Tag Archives: Internet marketing

Taking the fear out of a social media implementation

Ghost fear
Ghost fear (Photo credit: @Doug88888)
 

This is another post in the #NoFearHR project.  Here’s my response to Jay’s thoughts in “Lose the Fear and get to work“.

Beg forgiveness

Jay,  There is more than one way to approach a social media implementation inside your organization.

You deserve credit for the bold choices you have made around your social media implementation at the hospital. I really like your approach.

Your “beg forgiveness” approach is a good one – kind of like planting a seed, nurturing it and letting it grow slowly into something bigger.  I like that approach, but it  only works in some organizations.

When I asked you how you would approach implementing social media if you were starting fresh today, one of the things you mentioned was that before you went running off “launching a strategy“, you needed to get your team on board.   In fact, I think I’ll quote you:

Looking back now the most important move involved two parts:

1 – Introducing social tools one-by-one to the team at a pace that was comfortable

2- Requiring them to use the tools

For me, having a social media strategy that no one on the front line believes in doesn’t make much sense. Without the commitment of the people around me in HR, our journey into social media would never have made it to tweet #1 (let alone #12,000.)

I think that’s a pretty valid viewpoint for one small department within an organization, especially if it’s for something like the human resources department using social tools to recruit talent.  I’d do the same thing in that situation.  The level of risk is small, and the ROI comes pretty quick if you do it right.

I’d suggest a different approach when it comes to getting the entire company involved in social media.

Ask permission

Some implementations are going to take longer, Jay.  You said in your post that if you were starting over today, you would want the C-Suite to be on board with the effort, especially Marketing.  I think that’s critical, and is a better approach for most situations.

Here’s a good rule of thumb for  HR people who are looking to get their company into social media to follow:

The more conservative the organization, the more important it is to have support from the CEO down.

What I’m saying is that anyone taking the lead on a social media implementation is to do so based on the scope of the project.  Things like size of the organization, scope of the implementation, availability of resources, and span of control all come into play when planning a social media implementation.

If you work for a large company, your implementation will have a greater chance of long-term success by doing the prep work that gives the C-Suite confidence in the effort.    You need to know your organization and choose the approach that will work best for you.

Here are some other considerations that went into the social media implementation at my company:

  1. Educational process for executive team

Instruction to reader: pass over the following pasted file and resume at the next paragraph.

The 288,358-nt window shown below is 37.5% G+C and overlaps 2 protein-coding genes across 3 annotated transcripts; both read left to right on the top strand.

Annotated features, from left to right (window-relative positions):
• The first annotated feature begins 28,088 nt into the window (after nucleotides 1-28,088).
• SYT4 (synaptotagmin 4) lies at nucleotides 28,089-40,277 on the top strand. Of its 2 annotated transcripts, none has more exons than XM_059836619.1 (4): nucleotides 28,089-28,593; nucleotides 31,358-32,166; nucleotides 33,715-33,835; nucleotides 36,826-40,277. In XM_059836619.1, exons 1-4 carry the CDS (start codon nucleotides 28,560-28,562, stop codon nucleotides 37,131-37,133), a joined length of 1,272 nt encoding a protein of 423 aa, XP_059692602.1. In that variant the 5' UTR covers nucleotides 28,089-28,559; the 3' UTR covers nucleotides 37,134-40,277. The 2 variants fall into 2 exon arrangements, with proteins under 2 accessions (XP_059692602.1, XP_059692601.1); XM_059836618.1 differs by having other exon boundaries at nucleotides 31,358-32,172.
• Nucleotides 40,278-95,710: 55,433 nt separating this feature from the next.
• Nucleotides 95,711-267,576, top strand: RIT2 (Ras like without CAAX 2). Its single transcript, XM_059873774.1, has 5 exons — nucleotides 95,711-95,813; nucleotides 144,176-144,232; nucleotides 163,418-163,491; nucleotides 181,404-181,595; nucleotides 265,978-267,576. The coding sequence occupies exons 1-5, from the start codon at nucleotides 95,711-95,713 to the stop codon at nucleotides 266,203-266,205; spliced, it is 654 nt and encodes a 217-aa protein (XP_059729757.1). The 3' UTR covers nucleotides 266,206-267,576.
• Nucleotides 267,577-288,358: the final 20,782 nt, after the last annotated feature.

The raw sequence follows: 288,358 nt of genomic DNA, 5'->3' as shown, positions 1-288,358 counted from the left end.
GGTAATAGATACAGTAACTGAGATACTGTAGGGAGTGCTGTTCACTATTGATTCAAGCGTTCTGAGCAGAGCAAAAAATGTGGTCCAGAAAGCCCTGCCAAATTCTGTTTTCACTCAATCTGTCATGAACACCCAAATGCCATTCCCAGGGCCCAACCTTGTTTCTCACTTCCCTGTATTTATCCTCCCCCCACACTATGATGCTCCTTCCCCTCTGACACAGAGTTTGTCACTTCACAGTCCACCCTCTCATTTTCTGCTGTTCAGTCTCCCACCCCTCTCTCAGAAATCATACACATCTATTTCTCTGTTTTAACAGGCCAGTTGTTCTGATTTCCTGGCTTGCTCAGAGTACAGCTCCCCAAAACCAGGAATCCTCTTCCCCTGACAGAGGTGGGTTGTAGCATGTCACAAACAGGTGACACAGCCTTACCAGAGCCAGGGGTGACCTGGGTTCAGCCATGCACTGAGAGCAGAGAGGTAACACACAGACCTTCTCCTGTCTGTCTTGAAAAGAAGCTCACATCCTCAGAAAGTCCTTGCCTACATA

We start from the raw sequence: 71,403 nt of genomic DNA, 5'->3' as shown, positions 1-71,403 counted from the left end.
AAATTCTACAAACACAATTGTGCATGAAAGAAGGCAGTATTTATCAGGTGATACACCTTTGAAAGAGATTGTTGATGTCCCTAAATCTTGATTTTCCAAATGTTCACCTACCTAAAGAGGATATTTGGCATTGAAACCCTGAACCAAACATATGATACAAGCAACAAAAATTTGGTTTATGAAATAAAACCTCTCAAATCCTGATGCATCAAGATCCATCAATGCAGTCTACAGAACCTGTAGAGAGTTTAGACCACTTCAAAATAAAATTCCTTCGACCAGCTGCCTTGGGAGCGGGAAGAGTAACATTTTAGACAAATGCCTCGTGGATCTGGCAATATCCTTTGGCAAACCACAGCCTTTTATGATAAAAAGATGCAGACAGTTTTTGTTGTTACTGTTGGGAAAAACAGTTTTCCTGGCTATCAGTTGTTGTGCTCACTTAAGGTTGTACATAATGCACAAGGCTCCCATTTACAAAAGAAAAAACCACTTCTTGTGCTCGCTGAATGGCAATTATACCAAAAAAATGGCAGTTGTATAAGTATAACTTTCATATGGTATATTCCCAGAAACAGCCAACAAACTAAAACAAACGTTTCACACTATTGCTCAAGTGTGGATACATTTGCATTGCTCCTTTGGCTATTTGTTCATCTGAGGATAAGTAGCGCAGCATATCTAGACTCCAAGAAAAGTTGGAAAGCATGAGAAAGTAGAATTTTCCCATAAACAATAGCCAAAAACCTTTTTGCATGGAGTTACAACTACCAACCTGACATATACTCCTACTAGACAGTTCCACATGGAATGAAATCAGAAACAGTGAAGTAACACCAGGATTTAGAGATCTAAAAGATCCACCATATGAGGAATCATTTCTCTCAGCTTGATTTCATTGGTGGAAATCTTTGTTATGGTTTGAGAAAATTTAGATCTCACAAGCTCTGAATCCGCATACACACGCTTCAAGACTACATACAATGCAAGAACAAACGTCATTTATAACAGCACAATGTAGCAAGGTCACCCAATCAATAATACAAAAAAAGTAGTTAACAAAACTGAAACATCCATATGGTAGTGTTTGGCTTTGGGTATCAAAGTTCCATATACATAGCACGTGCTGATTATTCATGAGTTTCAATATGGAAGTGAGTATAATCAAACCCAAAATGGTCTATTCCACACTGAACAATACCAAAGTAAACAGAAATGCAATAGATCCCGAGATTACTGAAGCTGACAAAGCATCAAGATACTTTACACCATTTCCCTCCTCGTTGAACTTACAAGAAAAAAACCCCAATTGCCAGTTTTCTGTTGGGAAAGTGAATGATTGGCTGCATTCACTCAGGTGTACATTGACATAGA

2. Decision on whether to engage with social or not
  3. Platform/tool selection
  4. Preparation for launch – design, training, voice of brand
  5. Tools for moderation, publishing, listening, monitoring
  6. Preparation for worst case scenarios
  7. Develop team of internal Subject Matter Experts
  8. Define who controls messaging

Both approaches are valid.  Smart leaders will select the best path for them.  The most important thing is to get started on doing the work that gets you into the game.

What other tips would you suggest for a social media implementation, Jay?

 

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Don’t fear the Tweeter

Fear and loathing of social in the C Suite

 

Beyond Fear (album)
Beyond Fear (album) (Photo credit: Wikipedia)

 

Good morning Jay,  I just read your very thoughtful and constructive rant about Lots of Fear in the HR C-Suite.   I thought your comments about the reluctance of HR executives to adopt social media as a part of the HR strategy were spot. on, and that kind of pisses me off.  Honestly, this is one I just don’t get.

 

Why HR should use social media is old news

 

I used to be able to half-way  buy the old excuses – no time, no staff, no resources, blah blah blah…ad nauseum, but not so much any more.  I’m with you all the way on this, Jay – “…it seems to me HR leaders are missing a huge opportunity to jump into the modern world of social leadership. Sure there’s a downside, but everything has a downside.”

 

Social media cuts right to the heart of the HR function,  Jay.

 

It embodies what we do every day – reaching out to people, sharing ideas, and working together.   It’s all about communication, Jay – and it’s a game-changer if you do it right.

 

Yet it seems to paralyze the heartbeat of many otherwise courageous executives who can’t, won’t,or more realistically don’t want to embrace this brave not-so-new world of social media.

 

Jay, does this conversation about why HR should be using social media already sound old?  I swear somewhere I hear somebody talking about seats at tables…

 

Let’s talk about how to put social to work in business

 

I don’t want to to go there.  Let’s not make this conversation about why HR should use social media.  That’s old news.   Let’s make this conversation about how to put social media to work inside a professional business organization, and how HR can be the leader of these efforts, and the value of why that matters.

 

Where would you start with social media?

 

You are doing that in your HR shop right now, Jay.  Where would you start if you were starting today?

 

— Mike

 

 This post is of a new project called #NoFearHR where Jay Kuhns and I will be conducting a dialogue on the impact of social media on the Human Resource function and business.

 

 

 

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One Definition of Social Media ROI

Social Media ROI not always about the dollars